Two men on trial for selling Apple iPads without an accompanying Indonesian-language manual are planning to challenge the law requiring its inclusion, their lawyer said on Wednesday.
Attorney Virza Roy Izal said his clients, Randy Lester Samu and Dian Yudha Negara, who face up to five years in prison, will file for a judicial review of the Consumer Protection Law’s stipulation that an Indonesian manual be included.
In a case that has attracted widespread media attention, Randy and Dian were arrested on Nov. 24 by policemen posing as buyers who claimed to be responding to an advertisement on the Kaskus, an online forum.
Prosecutor Endang has accused Randy and Dian of violating a particular clause of the consumer law. The pair intend to challenge this particular article in their judicial review request to the Constitutional Court.
“This can be seen as a violation of human rights, especially the right to carry out transactions,” Virza said.
“This poses problems for sellers of secondhand gadgets. It means that used gadgets will also need an Indonesian instruction manual when the buyers should be free to decide if they want or need one.”
Since its release in April last year, the iPad has become one of Apple’s most popular products worldwide. D espite a flood of rival tablet computers, Indonesian consumers have continued to flock to the iPad, creating a lucrative market for used units.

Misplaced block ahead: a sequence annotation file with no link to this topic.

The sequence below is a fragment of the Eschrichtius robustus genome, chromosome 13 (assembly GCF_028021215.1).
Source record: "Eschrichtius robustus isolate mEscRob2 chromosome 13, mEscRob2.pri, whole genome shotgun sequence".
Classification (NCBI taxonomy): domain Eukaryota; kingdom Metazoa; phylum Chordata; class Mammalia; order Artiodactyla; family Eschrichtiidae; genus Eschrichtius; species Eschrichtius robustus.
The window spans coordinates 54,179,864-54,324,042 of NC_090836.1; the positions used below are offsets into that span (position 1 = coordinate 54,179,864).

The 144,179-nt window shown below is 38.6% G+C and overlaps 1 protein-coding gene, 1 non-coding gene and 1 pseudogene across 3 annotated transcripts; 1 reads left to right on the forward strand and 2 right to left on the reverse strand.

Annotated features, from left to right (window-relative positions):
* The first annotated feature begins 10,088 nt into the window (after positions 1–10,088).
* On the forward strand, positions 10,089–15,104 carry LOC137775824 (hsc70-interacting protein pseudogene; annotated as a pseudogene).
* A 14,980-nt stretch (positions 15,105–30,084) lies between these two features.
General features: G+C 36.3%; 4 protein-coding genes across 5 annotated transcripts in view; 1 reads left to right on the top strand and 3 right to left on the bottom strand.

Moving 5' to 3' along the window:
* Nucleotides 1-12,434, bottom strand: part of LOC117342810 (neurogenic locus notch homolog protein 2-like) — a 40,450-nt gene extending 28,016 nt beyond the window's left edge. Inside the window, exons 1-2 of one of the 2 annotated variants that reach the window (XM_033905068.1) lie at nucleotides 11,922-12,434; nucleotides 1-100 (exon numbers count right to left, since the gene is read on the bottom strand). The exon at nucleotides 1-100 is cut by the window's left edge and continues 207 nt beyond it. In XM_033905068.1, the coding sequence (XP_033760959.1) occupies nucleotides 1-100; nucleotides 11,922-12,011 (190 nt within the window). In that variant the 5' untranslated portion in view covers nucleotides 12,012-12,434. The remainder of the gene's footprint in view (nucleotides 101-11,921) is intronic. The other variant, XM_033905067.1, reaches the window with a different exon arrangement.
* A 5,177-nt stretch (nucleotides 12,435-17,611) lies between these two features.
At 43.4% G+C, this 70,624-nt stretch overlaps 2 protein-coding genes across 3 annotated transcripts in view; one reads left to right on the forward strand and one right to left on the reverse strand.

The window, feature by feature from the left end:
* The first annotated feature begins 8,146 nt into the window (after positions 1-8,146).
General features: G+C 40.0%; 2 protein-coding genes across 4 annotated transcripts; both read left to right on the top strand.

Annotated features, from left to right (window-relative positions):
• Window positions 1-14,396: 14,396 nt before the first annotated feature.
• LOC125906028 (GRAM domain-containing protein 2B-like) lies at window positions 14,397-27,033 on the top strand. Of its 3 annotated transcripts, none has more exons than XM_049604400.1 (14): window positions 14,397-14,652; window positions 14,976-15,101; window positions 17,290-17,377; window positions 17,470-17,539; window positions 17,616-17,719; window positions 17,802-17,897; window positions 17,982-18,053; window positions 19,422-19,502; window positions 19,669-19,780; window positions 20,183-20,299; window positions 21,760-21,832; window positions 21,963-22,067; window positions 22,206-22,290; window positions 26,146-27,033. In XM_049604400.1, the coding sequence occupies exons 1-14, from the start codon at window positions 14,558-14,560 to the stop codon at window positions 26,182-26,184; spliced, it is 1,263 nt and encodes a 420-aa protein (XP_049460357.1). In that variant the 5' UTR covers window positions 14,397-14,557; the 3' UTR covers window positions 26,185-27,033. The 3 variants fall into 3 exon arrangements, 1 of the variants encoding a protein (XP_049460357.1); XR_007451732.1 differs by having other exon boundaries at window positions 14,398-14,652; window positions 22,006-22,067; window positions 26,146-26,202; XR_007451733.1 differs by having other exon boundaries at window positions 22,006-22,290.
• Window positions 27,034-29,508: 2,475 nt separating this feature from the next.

Consequently, Virza said the clause in the consumer law was vague and needed more legal clarification .
“This article must be clearly interpreted by the Constitutional Court so that it will not cause any confusion among the police, prosecutor, judge and defense attorney, as it will also have an effect on a citizen’s constitutional rights,” he said.
Last month, Endang recommended the judge sentence both Randy and Dian to five months in prison for selling used iPads without providing an Indonesian manual.
She also demanded the Central Jakarta District Court destroy the eight iPads confiscated from the suspects.
“We found it odd that the prosecutors demanded the evidence be destroyed. I would prefer that the evidence be handed to the state,” Virza said.
Also on Wednesday, the South Jakarta District Court rejected the defense plea entered by Charlie Sianipar, an iPad seller at Ambassador Mall in South Jakarta who was charged with a similar violation.
Charlie was arrested after seven of his customers, who were actually police officers, seized 14 iPads from his shop in November last year.
Andar Pangabean, Charlie’s attorney, told the Jakarta Globe that the case should have been handled by the Consumers Dispute Resolution Agency (BPSK) because it was not a crime.
“I am really disappointed with the judge’s decision concerning our defense, because I believe my client is innocent and he should not undergo further court examination,” Andar said.
“However we will present evidence, regulations and experts to prove that my client is innocent.”